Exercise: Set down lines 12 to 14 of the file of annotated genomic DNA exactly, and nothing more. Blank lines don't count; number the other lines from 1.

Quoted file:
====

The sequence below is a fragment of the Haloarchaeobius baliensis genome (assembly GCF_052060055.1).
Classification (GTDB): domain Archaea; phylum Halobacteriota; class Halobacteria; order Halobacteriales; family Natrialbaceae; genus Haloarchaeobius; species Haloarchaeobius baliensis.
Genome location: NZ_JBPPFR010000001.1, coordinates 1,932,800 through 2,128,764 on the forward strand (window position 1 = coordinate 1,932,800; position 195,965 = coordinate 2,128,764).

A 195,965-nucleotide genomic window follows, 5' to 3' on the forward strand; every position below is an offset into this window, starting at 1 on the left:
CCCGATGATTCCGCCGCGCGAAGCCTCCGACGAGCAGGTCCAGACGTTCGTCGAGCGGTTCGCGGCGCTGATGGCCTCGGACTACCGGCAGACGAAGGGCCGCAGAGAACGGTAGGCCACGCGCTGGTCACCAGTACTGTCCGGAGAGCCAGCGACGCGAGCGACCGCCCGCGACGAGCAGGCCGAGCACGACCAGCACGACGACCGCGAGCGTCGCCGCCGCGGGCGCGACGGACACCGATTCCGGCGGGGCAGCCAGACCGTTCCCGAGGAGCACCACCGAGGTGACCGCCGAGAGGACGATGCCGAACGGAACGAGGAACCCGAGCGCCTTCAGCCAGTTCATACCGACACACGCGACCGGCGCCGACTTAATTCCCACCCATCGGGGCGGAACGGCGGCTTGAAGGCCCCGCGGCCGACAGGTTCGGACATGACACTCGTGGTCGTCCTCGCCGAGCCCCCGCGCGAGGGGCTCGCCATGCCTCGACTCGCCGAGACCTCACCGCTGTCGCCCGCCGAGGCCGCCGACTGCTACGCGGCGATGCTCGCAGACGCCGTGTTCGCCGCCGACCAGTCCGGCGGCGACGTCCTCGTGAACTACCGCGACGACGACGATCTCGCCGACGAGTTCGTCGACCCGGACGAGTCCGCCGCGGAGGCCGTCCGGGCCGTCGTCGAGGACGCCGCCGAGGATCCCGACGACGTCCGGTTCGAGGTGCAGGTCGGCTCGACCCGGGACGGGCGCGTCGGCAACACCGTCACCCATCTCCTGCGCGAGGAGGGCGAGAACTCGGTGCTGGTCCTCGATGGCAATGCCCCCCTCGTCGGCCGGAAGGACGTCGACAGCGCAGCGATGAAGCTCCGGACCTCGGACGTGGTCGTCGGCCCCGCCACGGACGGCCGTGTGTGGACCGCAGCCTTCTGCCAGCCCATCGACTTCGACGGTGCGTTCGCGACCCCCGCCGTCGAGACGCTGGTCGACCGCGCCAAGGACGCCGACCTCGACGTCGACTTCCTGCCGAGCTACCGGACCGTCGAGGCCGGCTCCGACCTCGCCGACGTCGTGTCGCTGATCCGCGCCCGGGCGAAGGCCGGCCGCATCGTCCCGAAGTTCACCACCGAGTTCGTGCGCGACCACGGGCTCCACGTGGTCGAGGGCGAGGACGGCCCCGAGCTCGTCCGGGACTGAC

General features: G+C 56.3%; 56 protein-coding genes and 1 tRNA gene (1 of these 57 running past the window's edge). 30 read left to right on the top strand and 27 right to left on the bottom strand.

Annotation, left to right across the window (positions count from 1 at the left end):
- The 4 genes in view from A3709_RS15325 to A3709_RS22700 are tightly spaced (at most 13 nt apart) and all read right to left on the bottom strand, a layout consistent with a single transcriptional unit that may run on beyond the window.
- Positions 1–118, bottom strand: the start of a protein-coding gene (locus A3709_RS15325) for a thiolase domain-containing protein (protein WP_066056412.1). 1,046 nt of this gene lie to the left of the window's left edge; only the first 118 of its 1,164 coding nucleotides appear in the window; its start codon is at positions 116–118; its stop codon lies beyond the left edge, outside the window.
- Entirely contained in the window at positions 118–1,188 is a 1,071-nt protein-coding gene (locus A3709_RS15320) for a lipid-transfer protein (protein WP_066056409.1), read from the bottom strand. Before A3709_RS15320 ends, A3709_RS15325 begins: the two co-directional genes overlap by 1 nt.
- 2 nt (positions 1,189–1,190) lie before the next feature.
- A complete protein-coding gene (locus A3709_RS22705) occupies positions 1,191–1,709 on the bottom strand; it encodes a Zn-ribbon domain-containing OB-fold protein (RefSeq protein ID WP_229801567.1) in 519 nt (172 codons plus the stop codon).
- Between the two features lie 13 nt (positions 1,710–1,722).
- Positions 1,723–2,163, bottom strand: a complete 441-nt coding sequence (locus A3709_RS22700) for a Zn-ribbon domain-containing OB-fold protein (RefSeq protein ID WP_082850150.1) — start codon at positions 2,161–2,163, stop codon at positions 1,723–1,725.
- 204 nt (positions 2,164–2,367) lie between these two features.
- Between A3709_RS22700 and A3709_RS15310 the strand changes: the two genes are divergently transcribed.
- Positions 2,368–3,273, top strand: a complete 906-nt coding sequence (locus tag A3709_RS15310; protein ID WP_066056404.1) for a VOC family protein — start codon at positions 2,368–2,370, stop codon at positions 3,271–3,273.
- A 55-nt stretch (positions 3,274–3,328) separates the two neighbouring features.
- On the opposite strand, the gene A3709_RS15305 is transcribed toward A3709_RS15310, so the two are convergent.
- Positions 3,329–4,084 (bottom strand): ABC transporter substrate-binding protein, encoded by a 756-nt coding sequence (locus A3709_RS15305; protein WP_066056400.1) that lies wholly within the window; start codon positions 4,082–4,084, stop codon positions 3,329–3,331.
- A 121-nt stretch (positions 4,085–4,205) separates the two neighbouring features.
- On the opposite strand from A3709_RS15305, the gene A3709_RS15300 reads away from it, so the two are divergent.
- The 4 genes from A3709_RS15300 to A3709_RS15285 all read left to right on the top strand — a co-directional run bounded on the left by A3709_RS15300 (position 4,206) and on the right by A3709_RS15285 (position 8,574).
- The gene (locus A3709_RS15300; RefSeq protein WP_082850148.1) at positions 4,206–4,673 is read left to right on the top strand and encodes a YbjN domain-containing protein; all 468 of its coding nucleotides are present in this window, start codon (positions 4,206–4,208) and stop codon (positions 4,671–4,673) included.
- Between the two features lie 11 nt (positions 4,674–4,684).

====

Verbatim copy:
- A complete protein-coding gene (locus A3709_RS22705) occupies positions 1,191–1,709 on the bottom strand; it encodes a Zn-ribbon domain-containing OB-fold protein (RefSeq protein ID WP_229801567.1) in 519 nt (172 codons plus the stop codon).
- Between the two features lie 13 nt (positions 1,710–1,722).
- Positions 1,723–2,163, bottom strand: a complete 441-nt coding sequence (locus A3709_RS22700) for a Zn-ribbon domain-containing OB-fold protein (RefSeq protein ID WP_082850150.1) — start codon at positions 2,161–2,163, stop codon at positions 1,723–1,725.